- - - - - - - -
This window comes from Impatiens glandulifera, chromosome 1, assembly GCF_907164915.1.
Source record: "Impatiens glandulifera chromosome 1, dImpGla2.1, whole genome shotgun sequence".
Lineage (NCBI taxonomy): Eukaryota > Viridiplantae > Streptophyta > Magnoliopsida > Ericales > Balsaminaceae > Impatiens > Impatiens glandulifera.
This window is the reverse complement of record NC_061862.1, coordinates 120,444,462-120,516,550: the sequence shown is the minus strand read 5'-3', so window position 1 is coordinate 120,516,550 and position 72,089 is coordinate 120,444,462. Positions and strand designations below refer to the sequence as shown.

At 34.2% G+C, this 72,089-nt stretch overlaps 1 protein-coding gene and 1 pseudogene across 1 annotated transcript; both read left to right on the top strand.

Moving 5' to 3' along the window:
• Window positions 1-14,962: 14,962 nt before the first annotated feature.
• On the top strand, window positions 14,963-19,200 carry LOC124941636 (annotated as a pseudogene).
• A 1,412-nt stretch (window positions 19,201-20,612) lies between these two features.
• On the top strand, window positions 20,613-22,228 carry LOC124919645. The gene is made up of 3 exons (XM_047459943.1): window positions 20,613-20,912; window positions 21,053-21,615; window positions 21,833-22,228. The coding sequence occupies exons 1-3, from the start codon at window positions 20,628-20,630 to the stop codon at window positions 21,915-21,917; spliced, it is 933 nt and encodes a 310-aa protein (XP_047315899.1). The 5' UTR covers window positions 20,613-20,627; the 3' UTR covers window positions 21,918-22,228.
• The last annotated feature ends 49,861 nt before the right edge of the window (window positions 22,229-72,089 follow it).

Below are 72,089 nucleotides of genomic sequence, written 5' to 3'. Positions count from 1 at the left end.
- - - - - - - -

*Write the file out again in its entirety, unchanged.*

This window comes from Impatiens glandulifera, chromosome 1, assembly GCF_907164915.1.
Source record: "Impatiens glandulifera chromosome 1, dImpGla2.1, whole genome shotgun sequence".
Lineage (NCBI taxonomy): Eukaryota > Viridiplantae > Streptophyta > Magnoliopsida > Ericales > Balsaminaceae > Impatiens > Impatiens glandulifera.
This window is the reverse complement of record NC_061862.1, coordinates 120,444,462-120,516,550: the sequence shown is the minus strand read 5'-3', so window position 1 is coordinate 120,516,550 and position 72,089 is coordinate 120,444,462. Positions and strand designations below refer to the sequence as shown.

At 34.2% G+C, this 72,089-nt stretch overlaps 1 protein-coding gene and 1 pseudogene across 1 annotated transcript; both read left to right on the top strand.

Moving 5' to 3' along the window:
• Window positions 1-14,962: 14,962 nt before the first annotated feature.
• On the top strand, window positions 14,963-19,200 carry LOC124941636 (annotated as a pseudogene).
• A 1,412-nt stretch (window positions 19,201-20,612) lies between these two features.
• On the top strand, window positions 20,613-22,228 carry LOC124919645. The gene is made up of 3 exons (XM_047459943.1): window positions 20,613-20,912; window positions 21,053-21,615; window positions 21,833-22,228. The coding sequence occupies exons 1-3, from the start codon at window positions 20,628-20,630 to the stop codon at window positions 21,915-21,917; spliced, it is 933 nt and encodes a 310-aa protein (XP_047315899.1). The 5' UTR covers window positions 20,613-20,627; the 3' UTR covers window positions 21,918-22,228.
• The last annotated feature ends 49,861 nt before the right edge of the window (window positions 22,229-72,089 follow it).

Below are 72,089 nucleotides of genomic sequence, written 5' to 3'. Positions count from 1 at the left end.